The implications of Mutz's research for an increasingly pluralistic and cosmopolitan society are very troubling in a number of ways. First, a need to maintain (racial) group superiority at all costs supersedes any negotiation of shared power between different interests. As a result, "consensus politics" -- which is the beating heart of a healthy democracy -- becomes impossible.

I recently spoke with Diana Mutz about why the news media has insisted on an incorrect analysis of Trump's voters, what role the economy plays in voters' decision-making and the power of racial attitudes in a historical moment when many white Americans are afraid of losing power and privilege.

There seems to be a huge divide between social scientists like yourself and the news media regarding Donald Trump's voters and the narrative that his election was driven by white working-class anxiety. How do you explain this?

Journalism values quick and timely interpretations of election outcomes. People are most interested in these interpretations immediately after the election, so they tend to be simple, single-factor explanations based on demographics. Reality tends to be a lot more complicated. Academe values slow, careful analyses of data, reviews by anonymous peers, revisions and eventual publication. For example, I wrote and presented the original version of this paper at a conference in January 2017.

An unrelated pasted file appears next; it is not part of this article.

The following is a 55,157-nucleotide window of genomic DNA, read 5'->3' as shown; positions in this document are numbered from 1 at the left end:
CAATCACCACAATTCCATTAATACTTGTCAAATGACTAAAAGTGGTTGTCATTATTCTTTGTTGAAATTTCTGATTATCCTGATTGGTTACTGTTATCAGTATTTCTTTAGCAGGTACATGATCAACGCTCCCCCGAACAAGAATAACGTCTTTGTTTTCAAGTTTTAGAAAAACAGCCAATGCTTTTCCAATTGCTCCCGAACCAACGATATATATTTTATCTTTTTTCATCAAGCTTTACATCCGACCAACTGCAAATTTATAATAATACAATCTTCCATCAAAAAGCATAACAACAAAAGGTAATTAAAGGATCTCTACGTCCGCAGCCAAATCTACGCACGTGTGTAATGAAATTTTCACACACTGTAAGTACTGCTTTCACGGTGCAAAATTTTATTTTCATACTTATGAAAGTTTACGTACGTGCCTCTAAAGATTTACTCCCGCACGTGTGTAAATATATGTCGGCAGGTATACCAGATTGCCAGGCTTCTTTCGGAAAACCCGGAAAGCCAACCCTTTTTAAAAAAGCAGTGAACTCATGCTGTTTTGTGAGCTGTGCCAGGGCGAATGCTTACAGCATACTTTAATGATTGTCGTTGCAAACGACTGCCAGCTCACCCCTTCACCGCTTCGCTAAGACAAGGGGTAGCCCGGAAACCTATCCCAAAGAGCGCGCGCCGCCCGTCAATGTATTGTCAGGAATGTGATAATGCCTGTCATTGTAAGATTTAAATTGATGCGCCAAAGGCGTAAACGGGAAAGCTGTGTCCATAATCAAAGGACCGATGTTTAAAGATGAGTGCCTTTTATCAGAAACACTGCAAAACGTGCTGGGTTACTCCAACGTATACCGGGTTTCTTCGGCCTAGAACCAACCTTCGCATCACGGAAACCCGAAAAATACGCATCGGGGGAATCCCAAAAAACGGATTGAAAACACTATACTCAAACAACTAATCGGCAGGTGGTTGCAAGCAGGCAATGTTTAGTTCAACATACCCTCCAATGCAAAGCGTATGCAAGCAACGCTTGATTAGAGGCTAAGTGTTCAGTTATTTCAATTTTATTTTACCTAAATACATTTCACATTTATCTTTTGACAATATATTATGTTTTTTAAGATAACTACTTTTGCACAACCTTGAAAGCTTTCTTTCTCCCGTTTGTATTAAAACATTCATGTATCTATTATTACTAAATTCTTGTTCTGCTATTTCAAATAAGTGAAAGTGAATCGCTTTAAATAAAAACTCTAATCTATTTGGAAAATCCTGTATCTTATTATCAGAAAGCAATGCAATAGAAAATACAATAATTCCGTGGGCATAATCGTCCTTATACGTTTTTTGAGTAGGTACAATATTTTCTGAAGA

Your work is another blow against the narrative that the 2016 election was a function of pure "economic anxiety." The evidence for the claim that Trump had some unique appeal separate from racial animus simply is not there. Why does that narrative remain so seductive?

The idea that people are rational actors who vote their pocketbooks is very appealing. We’d all like to consider ourselves rational, right? I’d bet that journalistic interpretations of almost all elections carry this as a prominent theme, regardless of available evidence.

Racism matters, to be sure, and Trump’s statements signaled his racial attitudes more than any recent Republican presidential candidates. But there is naturally a strong negative reaction to saying that all people who supported Trump must be racists. Most of Trump’s supporters voted for him because he was the Republican nominee, and they always vote for the Republican candidate, regardless of who he or she is and what he or she says.